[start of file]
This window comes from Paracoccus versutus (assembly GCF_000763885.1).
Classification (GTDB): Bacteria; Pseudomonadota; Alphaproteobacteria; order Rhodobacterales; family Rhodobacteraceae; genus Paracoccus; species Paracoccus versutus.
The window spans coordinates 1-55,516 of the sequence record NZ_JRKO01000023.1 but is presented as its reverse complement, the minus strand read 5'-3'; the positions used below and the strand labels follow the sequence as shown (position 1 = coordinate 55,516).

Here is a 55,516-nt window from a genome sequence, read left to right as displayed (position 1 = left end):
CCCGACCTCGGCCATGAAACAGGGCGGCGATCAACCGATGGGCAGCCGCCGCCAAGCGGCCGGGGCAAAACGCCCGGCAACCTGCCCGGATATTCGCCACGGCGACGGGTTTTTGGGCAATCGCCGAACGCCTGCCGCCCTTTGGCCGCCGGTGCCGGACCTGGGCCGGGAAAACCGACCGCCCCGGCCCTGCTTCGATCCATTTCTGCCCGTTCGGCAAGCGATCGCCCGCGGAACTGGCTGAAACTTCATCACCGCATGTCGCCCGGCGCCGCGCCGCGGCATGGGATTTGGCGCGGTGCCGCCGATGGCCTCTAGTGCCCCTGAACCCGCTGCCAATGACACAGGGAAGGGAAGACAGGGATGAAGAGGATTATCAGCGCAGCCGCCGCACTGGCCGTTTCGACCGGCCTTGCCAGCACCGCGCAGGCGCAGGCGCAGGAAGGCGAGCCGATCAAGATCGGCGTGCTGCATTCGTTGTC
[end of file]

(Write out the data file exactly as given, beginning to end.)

This window comes from Paracoccus versutus (assembly GCF_000763885.1).
Classification (GTDB): Bacteria; Pseudomonadota; Alphaproteobacteria; order Rhodobacterales; family Rhodobacteraceae; genus Paracoccus; species Paracoccus versutus.
The window spans coordinates 1-55,516 of the sequence record NZ_JRKO01000023.1 but is presented as its reverse complement, the minus strand read 5'-3'; the positions used below and the strand labels follow the sequence as shown (position 1 = coordinate 55,516).

Here is a 55,516-nt window from a genome sequence, read left to right as displayed (position 1 = left end):
CCCGACCTCGGCCATGAAACAGGGCGGCGATCAACCGATGGGCAGCCGCCGCCAAGCGGCCGGGGCAAAACGCCCGGCAACCTGCCCGGATATTCGCCACGGCGACGGGTTTTTGGGCAATCGCCGAACGCCTGCCGCCCTTTGGCCGCCGGTGCCGGACCTGGGCCGGGAAAACCGACCGCCCCGGCCCTGCTTCGATCCATTTCTGCCCGTTCGGCAAGCGATCGCCCGCGGAACTGGCTGAAACTTCATCACCGCATGTCGCCCGGCGCCGCGCCGCGGCATGGGATTTGGCGCGGTGCCGCCGATGGCCTCTAGTGCCCCTGAACCCGCTGCCAATGACACAGGGAAGGGAAGACAGGGATGAAGAGGATTATCAGCGCAGCCGCCGCACTGGCCGTTTCGACCGGCCTTGCCAGCACCGCGCAGGCGCAGGCGCAGGAAGGCGAGCCGATCAAGATCGGCGTGCTGCATTCGTTGTC